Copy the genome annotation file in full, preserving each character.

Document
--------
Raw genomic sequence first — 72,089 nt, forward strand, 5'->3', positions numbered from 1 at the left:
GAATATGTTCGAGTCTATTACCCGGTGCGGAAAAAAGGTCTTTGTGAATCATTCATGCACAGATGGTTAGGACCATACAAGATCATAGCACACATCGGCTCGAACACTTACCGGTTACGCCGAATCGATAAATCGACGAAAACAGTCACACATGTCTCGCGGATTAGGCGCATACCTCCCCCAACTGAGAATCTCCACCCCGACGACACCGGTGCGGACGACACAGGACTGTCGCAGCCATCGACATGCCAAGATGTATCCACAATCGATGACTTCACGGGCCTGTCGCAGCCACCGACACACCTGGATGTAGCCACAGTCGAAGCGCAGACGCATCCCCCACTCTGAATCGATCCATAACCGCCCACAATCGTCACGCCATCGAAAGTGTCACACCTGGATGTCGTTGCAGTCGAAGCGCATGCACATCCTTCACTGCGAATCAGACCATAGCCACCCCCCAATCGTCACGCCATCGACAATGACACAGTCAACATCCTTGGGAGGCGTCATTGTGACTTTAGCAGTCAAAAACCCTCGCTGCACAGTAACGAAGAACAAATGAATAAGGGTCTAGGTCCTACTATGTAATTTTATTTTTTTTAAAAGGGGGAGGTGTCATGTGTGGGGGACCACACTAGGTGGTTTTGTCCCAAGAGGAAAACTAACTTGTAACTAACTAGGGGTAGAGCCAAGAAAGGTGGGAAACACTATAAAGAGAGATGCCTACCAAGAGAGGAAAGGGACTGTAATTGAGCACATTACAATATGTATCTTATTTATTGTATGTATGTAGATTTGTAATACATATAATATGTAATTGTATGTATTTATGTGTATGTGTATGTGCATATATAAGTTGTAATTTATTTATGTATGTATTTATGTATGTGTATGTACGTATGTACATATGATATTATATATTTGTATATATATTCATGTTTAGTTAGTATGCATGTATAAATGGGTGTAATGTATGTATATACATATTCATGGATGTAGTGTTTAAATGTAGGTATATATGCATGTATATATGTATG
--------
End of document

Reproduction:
Raw genomic sequence first — 72,089 nt, forward strand, 5'->3', positions numbered from 1 at the left:
GAATATGTTCGAGTCTATTACCCGGTGCGGAAAAAAGGTCTTTGTGAATCATTCATGCACAGATGGTTAGGACCATACAAGATCATAGCACACATCGGCTCGAACACTTACCGGTTACGCCGAATCGATAAATCGACGAAAACAGTCACACATGTCTCGCGGATTAGGCGCATACCTCCCCCAACTGAGAATCTCCACCCCGACGACACCGGTGCGGACGACACAGGACTGTCGCAGCCATCGACATGCCAAGATGTATCCACAATCGATGACTTCACGGGCCTGTCGCAGCCACCGACACACCTGGATGTAGCCACAGTCGAAGCGCAGACGCATCCCCCACTCTGAATCGATCCATAACCGCCCACAATCGTCACGCCATCGAAAGTGTCACACCTGGATGTCGTTGCAGTCGAAGCGCATGCACATCCTTCACTGCGAATCAGACCATAGCCACCCCCCAATCGTCACGCCATCGACAATGACACAGTCAACATCCTTGGGAGGCGTCATTGTGACTTTAGCAGTCAAAAACCCTCGCTGCACAGTAACGAAGAACAAATGAATAAGGGTCTAGGTCCTACTATGTAATTTTATTTTTTTTAAAAGGGGGAGGTGTCATGTGTGGGGGACCACACTAGGTGGTTTTGTCCCAAGAGGAAAACTAACTTGTAACTAACTAGGGGTAGAGCCAAGAAAGGTGGGAAACACTATAAAGAGAGATGCCTACCAAGAGAGGAAAGGGACTGTAATTGAGCACATTACAATATGTATCTTATTTATTGTATGTATGTAGATTTGTAATACATATAATATGTAATTGTATGTATTTATGTGTATGTGTATGTGCATATATAAGTTGTAATTTATTTATGTATGTATTTATGTATGTGTATGTACGTATGTACATATGATATTATATATTTGTATATATATTCATGTTTAGTTAGTATGCATGTATAAATGGGTGTAATGTATGTATATACATATTCATGGATGTAGTGTTTAAATGTAGGTATATATGCATGTATATATGTATG